Thursday, September 25, 2014

Private API and Open Source

Kevin Walzer:

It’s hard for me to get past the absurdity of Apple’s position here. It’s simply baffling why one of the largest open-source projects they sponsor--WebKit--violates platform protocols by using private API’s, and apps directly bundling such code can’t be deployed on the platform’s major distribution channel, the Mac App Store. Wouldn’t it be better for Apple to open up these private API’s, make them public, and allow third-party developers to use them if necessary? WebKit’s use of these API’s dates back to the earliest days of the project; I found commit messages from 2002 that report their inclusion. Tk would certainly benefit if use of those API’s could be made legal. If a platform vendor’s private API is used in a vendor-sponsored open-source project, how truly private is the API? If Apple is going to be consistent here, shouldn’t WebKit remove these private API calls, and find another way to render browser windows in a smooth, crisp fashion?

In a way, it does make sense. Other core OS projects that Apple has open-sourced also use private API—that probably should stay private. But I agree that it would be nice to be able to ship a customized version of WebKit. And if a Web browser needs private API to get good performance, that’s probably also a code smell.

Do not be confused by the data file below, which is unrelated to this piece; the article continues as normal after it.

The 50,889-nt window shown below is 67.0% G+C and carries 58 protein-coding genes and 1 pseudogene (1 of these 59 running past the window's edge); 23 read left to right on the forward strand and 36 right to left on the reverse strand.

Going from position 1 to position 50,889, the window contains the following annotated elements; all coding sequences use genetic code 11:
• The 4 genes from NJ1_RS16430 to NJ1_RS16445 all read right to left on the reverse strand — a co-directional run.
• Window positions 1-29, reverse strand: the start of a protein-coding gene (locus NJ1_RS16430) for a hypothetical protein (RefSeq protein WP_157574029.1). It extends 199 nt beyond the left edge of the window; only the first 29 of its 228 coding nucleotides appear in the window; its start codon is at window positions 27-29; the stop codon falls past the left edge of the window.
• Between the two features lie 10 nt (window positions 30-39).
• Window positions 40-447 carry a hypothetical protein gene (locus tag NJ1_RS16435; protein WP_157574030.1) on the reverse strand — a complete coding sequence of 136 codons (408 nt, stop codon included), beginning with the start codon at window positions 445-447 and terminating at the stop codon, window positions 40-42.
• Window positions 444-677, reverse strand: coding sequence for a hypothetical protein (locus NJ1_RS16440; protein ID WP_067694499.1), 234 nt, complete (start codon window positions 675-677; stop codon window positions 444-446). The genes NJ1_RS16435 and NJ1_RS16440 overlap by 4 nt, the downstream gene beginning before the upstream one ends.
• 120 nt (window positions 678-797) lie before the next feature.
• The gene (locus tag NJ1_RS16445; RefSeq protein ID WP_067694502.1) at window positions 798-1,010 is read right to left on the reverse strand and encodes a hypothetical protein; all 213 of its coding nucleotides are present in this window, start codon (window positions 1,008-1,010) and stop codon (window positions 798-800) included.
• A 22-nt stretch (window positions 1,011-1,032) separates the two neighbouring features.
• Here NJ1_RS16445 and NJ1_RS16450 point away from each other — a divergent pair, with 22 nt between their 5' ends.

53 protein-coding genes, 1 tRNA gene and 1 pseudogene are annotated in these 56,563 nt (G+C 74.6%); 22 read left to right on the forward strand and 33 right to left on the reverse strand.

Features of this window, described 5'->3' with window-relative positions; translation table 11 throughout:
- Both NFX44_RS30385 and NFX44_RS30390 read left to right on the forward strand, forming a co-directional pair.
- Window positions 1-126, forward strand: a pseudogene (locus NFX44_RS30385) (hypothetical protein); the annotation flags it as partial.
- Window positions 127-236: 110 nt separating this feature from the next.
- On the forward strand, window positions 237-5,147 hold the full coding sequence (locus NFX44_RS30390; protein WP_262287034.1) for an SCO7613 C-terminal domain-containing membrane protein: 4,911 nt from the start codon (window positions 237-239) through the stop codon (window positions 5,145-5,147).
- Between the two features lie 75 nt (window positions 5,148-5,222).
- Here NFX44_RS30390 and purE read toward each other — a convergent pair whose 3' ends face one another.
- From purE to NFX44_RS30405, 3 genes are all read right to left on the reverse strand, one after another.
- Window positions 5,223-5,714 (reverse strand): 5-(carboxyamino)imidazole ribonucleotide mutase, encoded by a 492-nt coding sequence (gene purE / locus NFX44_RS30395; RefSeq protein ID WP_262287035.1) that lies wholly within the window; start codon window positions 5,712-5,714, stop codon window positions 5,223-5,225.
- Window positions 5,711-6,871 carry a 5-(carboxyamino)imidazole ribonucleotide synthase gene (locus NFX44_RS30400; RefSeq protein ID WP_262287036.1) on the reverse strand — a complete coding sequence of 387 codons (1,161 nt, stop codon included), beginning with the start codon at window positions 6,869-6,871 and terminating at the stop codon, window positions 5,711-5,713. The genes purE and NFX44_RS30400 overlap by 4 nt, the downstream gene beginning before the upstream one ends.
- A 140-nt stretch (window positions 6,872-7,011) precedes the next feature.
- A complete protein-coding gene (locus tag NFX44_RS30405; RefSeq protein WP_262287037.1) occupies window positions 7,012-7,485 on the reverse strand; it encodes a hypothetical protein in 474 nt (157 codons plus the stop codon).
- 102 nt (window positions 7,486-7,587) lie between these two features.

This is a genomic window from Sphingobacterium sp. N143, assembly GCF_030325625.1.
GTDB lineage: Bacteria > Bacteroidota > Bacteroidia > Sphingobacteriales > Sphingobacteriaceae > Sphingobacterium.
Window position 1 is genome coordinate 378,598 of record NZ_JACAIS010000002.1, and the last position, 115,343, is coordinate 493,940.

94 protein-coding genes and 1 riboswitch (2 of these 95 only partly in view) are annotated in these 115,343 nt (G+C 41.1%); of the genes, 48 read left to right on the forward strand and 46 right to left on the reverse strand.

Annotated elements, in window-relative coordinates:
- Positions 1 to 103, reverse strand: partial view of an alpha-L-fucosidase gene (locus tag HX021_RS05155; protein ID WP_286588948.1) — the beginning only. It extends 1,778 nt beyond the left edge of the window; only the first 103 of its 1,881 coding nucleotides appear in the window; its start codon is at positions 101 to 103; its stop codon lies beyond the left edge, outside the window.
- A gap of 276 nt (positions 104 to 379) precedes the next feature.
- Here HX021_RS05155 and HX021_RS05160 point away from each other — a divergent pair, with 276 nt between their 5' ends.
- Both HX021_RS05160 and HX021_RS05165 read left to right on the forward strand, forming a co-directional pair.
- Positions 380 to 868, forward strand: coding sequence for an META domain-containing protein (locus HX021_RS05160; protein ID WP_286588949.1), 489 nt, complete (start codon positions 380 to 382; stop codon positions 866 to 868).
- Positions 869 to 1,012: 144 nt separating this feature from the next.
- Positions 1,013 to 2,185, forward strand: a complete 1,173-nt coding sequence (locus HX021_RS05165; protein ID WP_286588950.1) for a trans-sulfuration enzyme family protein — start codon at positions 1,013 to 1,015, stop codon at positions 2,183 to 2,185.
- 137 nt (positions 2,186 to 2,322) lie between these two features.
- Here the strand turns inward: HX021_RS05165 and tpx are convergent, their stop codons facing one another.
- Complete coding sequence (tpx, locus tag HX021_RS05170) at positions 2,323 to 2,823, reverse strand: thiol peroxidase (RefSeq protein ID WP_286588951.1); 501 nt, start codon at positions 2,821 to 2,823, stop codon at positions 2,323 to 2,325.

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It’s been a while, so I don’t have specific references and won’t be able to find them now, but there were a number of instances where someone at Mozilla figured out how Safari did something key to being a performant modern web browser, discovered it was done via a private API, and hyatt commented in the Mozilla bug that the Mozilla folks should file a Radar to get the API Safari used made public.

Also, way back in 2008 during the “disabling coalesced updates” issue (which you wrote about here), hyatt commented [Wayback Machine] and noted that the WebKit team did file Radars to get some of the private methods WebKit uses made public.

So inside WebKit there is (or was) at least an awareness of the problem and a willingness to address it in some fashion, but given where we are today, it’s also clear that it is not (enough of) a priority for WebKit or for Apple management.

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